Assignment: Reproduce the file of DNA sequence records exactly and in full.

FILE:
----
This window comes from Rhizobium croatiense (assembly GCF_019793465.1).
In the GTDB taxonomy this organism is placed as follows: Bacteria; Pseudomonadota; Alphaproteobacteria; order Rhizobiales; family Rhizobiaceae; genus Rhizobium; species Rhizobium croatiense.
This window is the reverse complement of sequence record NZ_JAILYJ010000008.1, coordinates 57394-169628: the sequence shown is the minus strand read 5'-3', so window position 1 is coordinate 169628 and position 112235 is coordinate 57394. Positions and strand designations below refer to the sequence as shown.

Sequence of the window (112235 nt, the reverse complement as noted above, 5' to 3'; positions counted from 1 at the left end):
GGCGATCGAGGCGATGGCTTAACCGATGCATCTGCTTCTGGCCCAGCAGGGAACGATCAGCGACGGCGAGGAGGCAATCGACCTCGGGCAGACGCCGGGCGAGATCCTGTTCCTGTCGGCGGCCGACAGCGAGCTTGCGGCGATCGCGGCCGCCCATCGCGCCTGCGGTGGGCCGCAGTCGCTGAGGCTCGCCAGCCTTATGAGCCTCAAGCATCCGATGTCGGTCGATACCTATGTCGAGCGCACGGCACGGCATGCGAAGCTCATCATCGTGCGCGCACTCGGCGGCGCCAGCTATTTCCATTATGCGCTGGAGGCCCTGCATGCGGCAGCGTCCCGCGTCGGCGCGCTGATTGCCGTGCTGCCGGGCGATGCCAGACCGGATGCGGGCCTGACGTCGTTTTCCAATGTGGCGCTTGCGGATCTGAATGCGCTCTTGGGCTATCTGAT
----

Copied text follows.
This window comes from Rhizobium croatiense (assembly GCF_019793465.1).
In the GTDB taxonomy this organism is placed as follows: Bacteria; Pseudomonadota; Alphaproteobacteria; order Rhizobiales; family Rhizobiaceae; genus Rhizobium; species Rhizobium croatiense.
This window is the reverse complement of sequence record NZ_JAILYJ010000008.1, coordinates 57394-169628: the sequence shown is the minus strand read 5'-3', so window position 1 is coordinate 169628 and position 112235 is coordinate 57394. Positions and strand designations below refer to the sequence as shown.

Sequence of the window (112235 nt, the reverse complement as noted above, 5' to 3'; positions counted from 1 at the left end):
GGCGATCGAGGCGATGGCTTAACCGATGCATCTGCTTCTGGCCCAGCAGGGAACGATCAGCGACGGCGAGGAGGCAATCGACCTCGGGCAGACGCCGGGCGAGATCCTGTTCCTGTCGGCGGCCGACAGCGAGCTTGCGGCGATCGCGGCCGCCCATCGCGCCTGCGGTGGGCCGCAGTCGCTGAGGCTCGCCAGCCTTATGAGCCTCAAGCATCCGATGTCGGTCGATACCTATGTCGAGCGCACGGCACGGCATGCGAAGCTCATCATCGTGCGCGCACTCGGCGGCGCCAGCTATTTCCATTATGCGCTGGAGGCCCTGCATGCGGCAGCGTCCCGCGTCGGCGCGCTGATTGCCGTGCTGCCGGGCGATGCCAGACCGGATGCGGGCCTGACGTCGTTTTCCAATGTGGCGCTTGCGGATCTGAATGCGCTCTTGGGCTATCTGAT